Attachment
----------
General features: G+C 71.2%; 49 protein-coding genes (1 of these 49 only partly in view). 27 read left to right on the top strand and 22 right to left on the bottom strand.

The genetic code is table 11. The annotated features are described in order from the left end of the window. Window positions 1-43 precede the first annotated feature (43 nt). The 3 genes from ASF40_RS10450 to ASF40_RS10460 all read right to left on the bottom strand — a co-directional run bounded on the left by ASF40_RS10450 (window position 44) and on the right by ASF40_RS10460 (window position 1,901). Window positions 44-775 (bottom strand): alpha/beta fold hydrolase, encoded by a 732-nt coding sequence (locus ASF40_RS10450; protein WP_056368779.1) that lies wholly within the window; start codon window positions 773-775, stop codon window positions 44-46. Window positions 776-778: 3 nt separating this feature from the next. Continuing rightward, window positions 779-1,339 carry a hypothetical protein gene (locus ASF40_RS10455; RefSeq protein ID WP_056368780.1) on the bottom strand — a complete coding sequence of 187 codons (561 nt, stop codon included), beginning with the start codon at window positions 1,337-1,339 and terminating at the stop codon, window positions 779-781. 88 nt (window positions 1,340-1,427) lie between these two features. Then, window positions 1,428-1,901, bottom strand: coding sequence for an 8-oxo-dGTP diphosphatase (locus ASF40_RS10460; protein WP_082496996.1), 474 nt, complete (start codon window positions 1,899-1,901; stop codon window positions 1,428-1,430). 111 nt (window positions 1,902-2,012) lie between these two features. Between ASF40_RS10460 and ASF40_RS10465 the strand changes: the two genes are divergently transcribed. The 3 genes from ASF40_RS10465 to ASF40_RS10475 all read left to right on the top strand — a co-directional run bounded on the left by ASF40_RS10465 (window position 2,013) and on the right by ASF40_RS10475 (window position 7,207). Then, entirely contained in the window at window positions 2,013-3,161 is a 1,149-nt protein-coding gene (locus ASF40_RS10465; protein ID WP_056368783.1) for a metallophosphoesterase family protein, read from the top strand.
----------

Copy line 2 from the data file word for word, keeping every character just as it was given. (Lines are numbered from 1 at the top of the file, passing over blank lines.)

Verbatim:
The genetic code is table 11. The annotated features are described in order from the left end of the window. Window positions 1-43 precede the first annotated feature (43 nt). The 3 genes from ASF40_RS10450 to ASF40_RS10460 all read right to left on the bottom strand — a co-directional run bounded on the left by ASF40_RS10450 (window position 44) and on the right by ASF40_RS10460 (window position 1,901). Window positions 44-775 (bottom strand): alpha/beta fold hydrolase, encoded by a 732-nt coding sequence (locus ASF40_RS10450; protein WP_056368779.1) that lies wholly within the window; start codon window positions 773-775, stop codon window positions 44-46. Window positions 776-778: 3 nt separating this feature from the next. Continuing rightward, window positions 779-1,339 carry a hypothetical protein gene (locus ASF40_RS10455; RefSeq protein ID WP_056368780.1) on the bottom strand — a complete coding sequence of 187 codons (561 nt, stop codon included), beginning with the start codon at window positions 1,337-1,339 and terminating at the stop codon, window positions 779-781. 88 nt (window positions 1,340-1,427) lie between these two features. Then, window positions 1,428-1,901, bottom strand: coding sequence for an 8-oxo-dGTP diphosphatase (locus ASF40_RS10460; protein WP_082496996.1), 474 nt, complete (start codon window positions 1,899-1,901; stop codon window positions 1,428-1,430). 111 nt (window positions 1,902-2,012) lie between these two features. Between ASF40_RS10460 and ASF40_RS10465 the strand changes: the two genes are divergently transcribed. The 3 genes from ASF40_RS10465 to ASF40_RS10475 all read left to right on the top strand — a co-directional run bounded on the left by ASF40_RS10465 (window position 2,013) and on the right by ASF40_RS10475 (window position 7,207). Then, entirely contained in the window at window positions 2,013-3,161 is a 1,149-nt protein-coding gene (locus ASF40_RS10465; protein ID WP_056368783.1) for a metallophosphoesterase family protein, read from the top strand.